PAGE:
Entering into 1833, Ivimey was aware of his diminished health—he realized he lacked the stamina to do all he felt necessary for Eagle Street. The church hired an assistant minister, today’s equivalent of an associate pastor, and sought for pastoral succession if necessary. Robert W. Overbury (d. 1868) was brought on in May. Ivimey was joyful in Overbury, as well in his own ability to prepare for retirement.[17] Though his pastoral ministry was slowing down, he saw more time to consolidate his writing projects and finish those he once had little time for. Weakened in the temporal world, Ivimey spent his last year writing—compelled to share the values of Protestant Dissenterism. A word from one of Ivimey’s sermons bears the hope evidenced in his trials: “Let us rather continue in the wilderness with the presence and company of our God, than go into the land of Canaan without it. It is as a God of grace he dwells with and accompanies his people.”[18] By October of 1833, Ivimey completely relinquished the pastorate to Overbury, and he resigned from the Baptist Irish Society.[19]

On February 8, 1834, after his prolonged health struggles, Ivimey passed into the arms of his Saviour wherein he may “speak of the mercies of the Lord forever.”[20] “As a defender of the truth he was fearless, and won many souls to Christ,” Thomas Armitage records, “his name is fragrant in all English churches.”[21] Though his writing may not be eloquent and is often muddled, his thoughts, passion, and intention was always meant to “promote the general interests of piety, plainness, seriousness, and fervour” in the unity of the church.[22]

Excerpt taken from A Brief History of the Dissenters by Joseph Ivimey | Edited by Chance Faulkner & Christopher Ellis Osterbrock

[1] George Pritchard, Memoir of the Life and Writings of the Rev. Joseph Ivimey: Late Pastor of the Church in Eagle Street, London; and Twenty Years Gratuitous Secretary to the Baptist Irish Society (London: George Wightman, 1835), 6.

[2] Also called “Here at thy cross, my dying God.”

[3] Pritchard, Memoir,12.

[4] Pritchard, Memoir,39.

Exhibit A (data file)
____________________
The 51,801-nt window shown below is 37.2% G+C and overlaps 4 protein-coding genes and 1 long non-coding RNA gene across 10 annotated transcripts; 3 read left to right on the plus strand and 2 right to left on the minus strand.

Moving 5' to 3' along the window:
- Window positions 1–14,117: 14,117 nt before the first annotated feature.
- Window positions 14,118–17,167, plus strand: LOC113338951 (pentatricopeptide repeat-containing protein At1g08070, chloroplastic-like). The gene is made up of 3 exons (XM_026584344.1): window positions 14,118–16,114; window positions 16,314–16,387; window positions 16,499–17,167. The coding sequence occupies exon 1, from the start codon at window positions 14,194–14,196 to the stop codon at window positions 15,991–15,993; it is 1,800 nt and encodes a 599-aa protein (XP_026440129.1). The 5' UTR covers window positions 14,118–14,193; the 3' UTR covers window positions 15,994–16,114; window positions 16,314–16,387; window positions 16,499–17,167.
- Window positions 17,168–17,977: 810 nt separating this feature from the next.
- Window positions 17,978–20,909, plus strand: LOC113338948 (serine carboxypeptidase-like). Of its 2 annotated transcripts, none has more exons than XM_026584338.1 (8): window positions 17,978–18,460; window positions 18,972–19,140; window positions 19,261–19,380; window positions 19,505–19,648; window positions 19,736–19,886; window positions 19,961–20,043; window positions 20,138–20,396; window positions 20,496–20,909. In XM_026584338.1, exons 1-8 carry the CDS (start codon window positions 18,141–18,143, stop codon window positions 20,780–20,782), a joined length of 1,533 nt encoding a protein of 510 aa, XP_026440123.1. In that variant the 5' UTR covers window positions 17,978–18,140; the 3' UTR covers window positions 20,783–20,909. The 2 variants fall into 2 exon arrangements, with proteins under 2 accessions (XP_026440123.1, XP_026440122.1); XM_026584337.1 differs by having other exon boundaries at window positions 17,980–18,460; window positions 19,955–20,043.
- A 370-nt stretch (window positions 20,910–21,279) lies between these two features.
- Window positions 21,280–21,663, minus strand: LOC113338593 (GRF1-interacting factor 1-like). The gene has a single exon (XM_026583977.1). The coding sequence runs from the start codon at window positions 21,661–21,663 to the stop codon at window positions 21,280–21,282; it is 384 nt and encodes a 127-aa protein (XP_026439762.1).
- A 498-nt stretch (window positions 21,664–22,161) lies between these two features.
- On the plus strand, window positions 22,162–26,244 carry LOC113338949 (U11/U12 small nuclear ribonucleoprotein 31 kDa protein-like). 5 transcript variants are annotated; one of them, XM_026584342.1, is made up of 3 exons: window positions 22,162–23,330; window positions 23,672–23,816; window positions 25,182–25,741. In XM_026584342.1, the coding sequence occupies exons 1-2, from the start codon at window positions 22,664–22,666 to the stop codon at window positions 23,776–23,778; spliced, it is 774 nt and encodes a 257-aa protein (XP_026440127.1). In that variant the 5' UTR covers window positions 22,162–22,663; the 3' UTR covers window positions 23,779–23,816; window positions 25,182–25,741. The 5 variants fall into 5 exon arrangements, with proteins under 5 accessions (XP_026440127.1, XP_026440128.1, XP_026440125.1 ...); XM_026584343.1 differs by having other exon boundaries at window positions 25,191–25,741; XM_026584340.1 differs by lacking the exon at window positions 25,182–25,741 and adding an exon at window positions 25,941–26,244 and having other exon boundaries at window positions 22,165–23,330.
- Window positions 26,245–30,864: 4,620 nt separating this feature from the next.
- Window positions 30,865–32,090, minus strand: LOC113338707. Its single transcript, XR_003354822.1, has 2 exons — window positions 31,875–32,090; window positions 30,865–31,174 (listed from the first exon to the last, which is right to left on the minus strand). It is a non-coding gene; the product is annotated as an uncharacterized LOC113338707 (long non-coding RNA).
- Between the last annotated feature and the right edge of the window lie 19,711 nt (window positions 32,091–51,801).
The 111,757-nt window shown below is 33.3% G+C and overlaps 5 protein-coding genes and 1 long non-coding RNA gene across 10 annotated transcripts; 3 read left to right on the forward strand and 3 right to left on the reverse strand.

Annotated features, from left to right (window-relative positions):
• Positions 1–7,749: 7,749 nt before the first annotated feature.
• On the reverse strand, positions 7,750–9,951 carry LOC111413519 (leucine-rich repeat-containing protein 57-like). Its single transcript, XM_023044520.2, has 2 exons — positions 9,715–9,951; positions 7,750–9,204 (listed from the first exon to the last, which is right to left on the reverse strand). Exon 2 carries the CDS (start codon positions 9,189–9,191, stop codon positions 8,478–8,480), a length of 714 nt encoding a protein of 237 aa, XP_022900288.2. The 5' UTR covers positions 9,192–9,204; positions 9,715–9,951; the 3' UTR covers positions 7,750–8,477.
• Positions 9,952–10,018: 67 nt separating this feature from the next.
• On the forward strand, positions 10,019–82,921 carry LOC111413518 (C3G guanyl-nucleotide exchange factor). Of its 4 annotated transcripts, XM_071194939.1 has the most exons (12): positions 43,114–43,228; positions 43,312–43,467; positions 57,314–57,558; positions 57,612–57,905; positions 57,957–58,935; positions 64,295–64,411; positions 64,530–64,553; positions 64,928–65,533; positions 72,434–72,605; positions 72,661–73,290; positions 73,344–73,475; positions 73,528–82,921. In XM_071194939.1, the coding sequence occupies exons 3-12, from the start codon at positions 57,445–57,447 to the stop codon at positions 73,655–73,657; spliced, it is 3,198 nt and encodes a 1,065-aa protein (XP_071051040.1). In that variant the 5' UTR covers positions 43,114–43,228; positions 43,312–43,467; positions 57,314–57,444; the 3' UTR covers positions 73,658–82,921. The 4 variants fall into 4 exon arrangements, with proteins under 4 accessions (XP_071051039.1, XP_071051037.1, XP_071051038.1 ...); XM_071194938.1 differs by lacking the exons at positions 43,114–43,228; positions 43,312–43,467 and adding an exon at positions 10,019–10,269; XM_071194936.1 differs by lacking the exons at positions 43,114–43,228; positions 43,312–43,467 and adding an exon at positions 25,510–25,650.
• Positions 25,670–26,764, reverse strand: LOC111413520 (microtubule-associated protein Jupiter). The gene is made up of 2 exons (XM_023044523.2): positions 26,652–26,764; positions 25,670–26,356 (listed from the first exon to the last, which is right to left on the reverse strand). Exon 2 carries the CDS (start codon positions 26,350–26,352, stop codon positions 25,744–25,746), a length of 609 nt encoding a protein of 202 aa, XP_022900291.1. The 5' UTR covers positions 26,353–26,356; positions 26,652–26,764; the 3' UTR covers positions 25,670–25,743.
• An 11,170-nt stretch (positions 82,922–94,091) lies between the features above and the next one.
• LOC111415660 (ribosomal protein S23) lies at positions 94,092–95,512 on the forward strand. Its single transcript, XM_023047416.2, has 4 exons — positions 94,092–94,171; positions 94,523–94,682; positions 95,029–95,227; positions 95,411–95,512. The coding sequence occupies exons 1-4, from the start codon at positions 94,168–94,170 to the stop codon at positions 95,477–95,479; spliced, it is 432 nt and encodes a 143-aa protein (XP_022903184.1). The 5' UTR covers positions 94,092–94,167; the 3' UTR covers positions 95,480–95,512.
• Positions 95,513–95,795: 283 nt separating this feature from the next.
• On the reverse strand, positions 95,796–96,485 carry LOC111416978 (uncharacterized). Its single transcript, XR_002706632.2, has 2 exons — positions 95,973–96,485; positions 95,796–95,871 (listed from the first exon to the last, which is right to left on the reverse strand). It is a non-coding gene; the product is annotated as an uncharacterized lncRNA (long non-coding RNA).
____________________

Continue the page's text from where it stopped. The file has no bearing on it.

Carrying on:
[5] Pritchard, Memoir, 67.

[6] This memoir is introduced and edited by Ivimey but comprised of the letters and personal writings of the young vibrant woman. Joseph Ivimey, A Brief Memoir of Miss Ann Price, who died in London, June 16, 1812 in the twenty-first year of her age (London: the Author, 1812).

[7] Pritchard, Memoir, 63.

[8] Pritchard, Memoir, 314.

[9] Pritchard, Memoir, 68. At one point the “Dorcas Society” hosted upwards of 70 regularly attending children.

[10] Pritchard, Memoir,80.

[11] Francis Augustus Cox, History of the Baptist Missionary Society, from 1792 to 1842, vol. 1 (London: T. Ward & Co. and G & J. Dyer, 1842), 273, 280. Ivimey was an original member of the Serampore sub-committee of BMS during the short controversy surrounding the relationship between the leadership of BMS and the missionaries in India as the sub-committee was forming, but Ivimey is notably absent from the role upon the sub-committee’s eventual confirmation, yet privy to all the correspondences (293).

[12] Ivimey published a pamphlet, Triumph of the Bible in Ireland (1831), celebrating the flourishing work of the Irish Society’s 91 weekday schools (16 of which female) “containing more than ten-thousand poor children,” 25 evening schools, and six itinerant ministers. See The Baptist Magazine for 1832, vol. 24 (London: George Wightman, 1832),244.

[13] Joseph Ivimey, “Preface,” in John Chamberlain, The Constitution, Order, And Discipline of a New Testament Church (London: J. Barfield, 1820), xvii.

[14] Joseph Ivimey, A History of the English Baptists, vol. 1 (London: 1811), vi.

[15] Pritchard, Memoir, 227.

[16] Pritchard, Memoir, 236.

[17] Pritchard, Memoir, 269.

[18] Pritchard, Memoir, 343.

[19] Pritchard, Memoir, 281–284.

[20] Pritchard, Memoir, 296.

[21] Thomas Armitage, A History of the Baptists; Traced by their Vital Principles and Practices, from the Time of Our Lord and Saviour Jesus Christ to the Year 1886 (New York: Bryan Taylor & Co, 1887), 587.

[22] Pritchard, Memoir, 315.